Creating a Plan for a Constituent Centered Strategy

Planning a Constituent Centered Strategy

When considering a constituent relationship management (CRM) system, you need to consider how your nonprofit will use it as both a tool and a strategy. This may require a shift in thinking about how your organization manages your constituents as you want to build a relationship with your constituents that is mutually beneficial. Putting your constituents at the center of your strategy will change how your organization thinks, plans, builds and implements campaigns as the main goal will always be to strengthen the overall relationship with your constituent.

Currently, many organizations have an isolated approach where a constituent is just a piece of every department’s puzzle, leading them to be in multiple systems which leads to miscommunication to the constituent and creates poor relationships, but when you put the constituent in the middle, they will have a better relationship experience with your organization.

How do you get to a constituent centered strategy?

Define Goals

When defining your goals for an upcoming campaign at your organization, you need to think all the way to the end the project. Think to the point where you will be reporting to the board at your annual meeting on how well your project performed. Visualize the questions that they will be asking you if your goal is to gain 10,000 new Facebook fans in Q4. Gaining fans like this is not usually a fully realized goal because there will be many follow up questions like:

    Do you and the stakeholders know why you need 10k new fans?
    How will you engage with these new fans?
    What will you provide these fans that will generate loyalty?
    What will you need them to do down the road?
    How will you communicate your needs with these new fans?

Defining these key performance indicators (KPI’s) will be key the project as you will be able to easily report back on the success or failure of your efforts for your relationship-centered goals. Thinking through to the questions the board may have after a given project will help you prepare and create attainable goals.

Develop a Plan

Nonprofit Organizations are great at making plans, but you also need to be sure you are properly articulating these steps to everyone involved in the project. When deciding goals and planning campaigns you should also be identifying obstacles that may pop up and determine how you will be addressing them. While you won’t be able to come up with every scenario, it is still a good idea to think the entire project through prior to starting. Let’s say you want to build more engagement and community via social media and your nonprofit’s blog. Some things you should be considering are the following:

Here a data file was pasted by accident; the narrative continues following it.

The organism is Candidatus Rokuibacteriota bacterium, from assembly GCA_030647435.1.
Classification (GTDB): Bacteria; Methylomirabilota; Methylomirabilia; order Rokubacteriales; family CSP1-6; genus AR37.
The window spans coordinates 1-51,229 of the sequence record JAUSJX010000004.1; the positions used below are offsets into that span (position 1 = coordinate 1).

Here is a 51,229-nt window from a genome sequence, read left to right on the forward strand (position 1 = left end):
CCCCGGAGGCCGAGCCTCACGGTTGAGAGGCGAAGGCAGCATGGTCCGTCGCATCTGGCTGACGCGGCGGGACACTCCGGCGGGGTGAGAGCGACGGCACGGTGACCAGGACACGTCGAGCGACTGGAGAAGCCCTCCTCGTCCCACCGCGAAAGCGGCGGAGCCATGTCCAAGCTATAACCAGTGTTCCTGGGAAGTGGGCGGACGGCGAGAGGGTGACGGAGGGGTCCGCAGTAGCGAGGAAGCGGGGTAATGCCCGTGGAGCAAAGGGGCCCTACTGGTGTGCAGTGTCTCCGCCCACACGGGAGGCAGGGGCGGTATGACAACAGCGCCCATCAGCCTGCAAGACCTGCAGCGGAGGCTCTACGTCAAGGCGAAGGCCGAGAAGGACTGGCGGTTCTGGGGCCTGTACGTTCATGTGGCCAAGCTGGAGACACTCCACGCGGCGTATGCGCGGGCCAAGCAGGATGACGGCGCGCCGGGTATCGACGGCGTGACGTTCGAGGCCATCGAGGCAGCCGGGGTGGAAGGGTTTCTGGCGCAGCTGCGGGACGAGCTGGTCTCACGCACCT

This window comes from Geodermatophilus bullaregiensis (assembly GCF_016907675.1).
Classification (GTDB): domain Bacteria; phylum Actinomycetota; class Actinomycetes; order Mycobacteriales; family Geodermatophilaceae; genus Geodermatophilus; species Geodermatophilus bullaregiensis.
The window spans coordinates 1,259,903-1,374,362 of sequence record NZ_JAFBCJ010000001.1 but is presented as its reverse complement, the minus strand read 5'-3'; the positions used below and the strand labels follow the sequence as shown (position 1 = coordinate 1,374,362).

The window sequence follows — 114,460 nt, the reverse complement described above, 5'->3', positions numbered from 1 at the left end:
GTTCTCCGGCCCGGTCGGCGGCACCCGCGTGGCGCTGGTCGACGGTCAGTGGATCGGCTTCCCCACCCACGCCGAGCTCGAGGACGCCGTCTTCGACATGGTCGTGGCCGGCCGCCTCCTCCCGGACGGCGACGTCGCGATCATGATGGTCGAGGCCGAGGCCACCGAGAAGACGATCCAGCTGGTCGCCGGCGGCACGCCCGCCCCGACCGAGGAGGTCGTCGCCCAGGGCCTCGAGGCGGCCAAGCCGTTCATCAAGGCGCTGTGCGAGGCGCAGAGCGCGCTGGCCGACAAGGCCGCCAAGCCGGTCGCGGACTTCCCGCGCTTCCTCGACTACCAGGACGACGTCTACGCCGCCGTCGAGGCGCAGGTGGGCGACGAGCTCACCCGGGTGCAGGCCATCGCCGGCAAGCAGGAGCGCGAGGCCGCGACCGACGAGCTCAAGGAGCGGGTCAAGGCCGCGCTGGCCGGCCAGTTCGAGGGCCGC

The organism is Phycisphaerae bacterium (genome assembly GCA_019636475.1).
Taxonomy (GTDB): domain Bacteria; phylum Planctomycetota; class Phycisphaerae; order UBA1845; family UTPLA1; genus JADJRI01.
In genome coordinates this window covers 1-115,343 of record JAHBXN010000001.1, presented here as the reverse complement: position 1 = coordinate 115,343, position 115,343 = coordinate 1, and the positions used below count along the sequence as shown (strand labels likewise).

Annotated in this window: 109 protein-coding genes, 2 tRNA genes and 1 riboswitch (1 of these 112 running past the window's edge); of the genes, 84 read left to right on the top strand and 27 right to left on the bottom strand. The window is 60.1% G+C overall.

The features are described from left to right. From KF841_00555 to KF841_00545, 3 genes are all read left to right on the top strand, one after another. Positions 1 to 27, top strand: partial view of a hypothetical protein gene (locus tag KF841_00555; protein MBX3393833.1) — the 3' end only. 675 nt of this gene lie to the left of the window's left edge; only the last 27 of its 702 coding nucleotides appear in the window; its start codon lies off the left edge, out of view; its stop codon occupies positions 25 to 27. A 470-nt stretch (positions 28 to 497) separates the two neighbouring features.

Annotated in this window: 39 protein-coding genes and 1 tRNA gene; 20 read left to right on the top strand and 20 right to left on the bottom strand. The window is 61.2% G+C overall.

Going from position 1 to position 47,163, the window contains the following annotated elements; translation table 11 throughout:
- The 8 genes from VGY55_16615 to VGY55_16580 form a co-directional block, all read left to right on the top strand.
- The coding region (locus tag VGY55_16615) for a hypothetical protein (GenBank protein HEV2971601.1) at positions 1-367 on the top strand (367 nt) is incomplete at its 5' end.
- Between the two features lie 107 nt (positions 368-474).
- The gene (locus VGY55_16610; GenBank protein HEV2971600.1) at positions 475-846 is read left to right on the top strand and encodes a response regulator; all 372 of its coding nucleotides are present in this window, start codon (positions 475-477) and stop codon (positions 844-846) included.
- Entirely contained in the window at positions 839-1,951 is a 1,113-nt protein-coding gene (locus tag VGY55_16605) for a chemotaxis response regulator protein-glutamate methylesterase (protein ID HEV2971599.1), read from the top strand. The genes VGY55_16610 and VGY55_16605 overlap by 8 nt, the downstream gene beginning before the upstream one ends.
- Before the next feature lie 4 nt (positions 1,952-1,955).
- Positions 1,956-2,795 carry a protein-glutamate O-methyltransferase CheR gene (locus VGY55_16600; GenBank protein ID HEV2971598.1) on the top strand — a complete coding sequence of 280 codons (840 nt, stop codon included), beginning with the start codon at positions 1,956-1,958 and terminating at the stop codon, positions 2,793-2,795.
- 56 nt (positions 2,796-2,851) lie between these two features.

• What steps do you need to take internally to be successful? Think about the resources you’ll need to take on a project of this size. Do you have the people who have the time and knowledge to implement this campaign? What about the right tools and technology?
  • Identify your obstacles and how you can address them. Come up with a communications plan that determines how frequently will you engage with your constituents and on what channels. If you start sending emails just to send emails, take a step back and ask yourself “Does this email have relevant content? Will the constituent find this valuable?” If the answer is no, then don’t send it just because your organization had previously decided you would be sending 3 emails a month.
  • Think all the way to the end: What happens when you are successful? Now that you’ve been successful in gathering more fans and creating relationships with these constituents you need to be sure your organization is clearly articulating the value you bring to them. You need to be sure you have thanked them and show them that you are listening and addressing their needs, wants and concerns. You need to show your value in order to bring new people into your organization and know when and how to ask them for help, input, etc. This is also where the mutually beneficial part of the relationship comes into play. How will you be able to help your constituents?
  • Once you’ve gathered data, what will you do with it, how will it change your approach? When engaging with these new constituents, you’ll be collecting data about them, so prior to starting you’ll want to be clear what you are collecting and how you will be using it. Be sure that this data will fit into your current constituent record, or alter and update your records to fit the new data you will be collecting. As the project progresses your approach should be changing based on the feedback and information you’ve received from your constituents. Understand how your organization can leverage data to better build these relationships.

These are just a few tips creating a constituent centered strategy. Heller Consulting recently participated in a webinar with 2DIALOG on creating meaningful relationships with constituents and you can view all of the slides on Slideshare. Watch the webinar on video for more details on creating this constituent centered strategy.

Monika McMahon

About Monika McMahon

Monika joined Heller Consulting after spending 8 years in the Boulder technology startup scene. She is an expert in Social and Digital marketing, adopting and implementing new (and old) platforms for organizations ranging from ecommerce, SaaS, and nonprofits. Monika not only understands how these platforms work but how to use them to meet business objectives. When she is not educating and sharing her online talents, she can be found enjoying the music scene in Denver.

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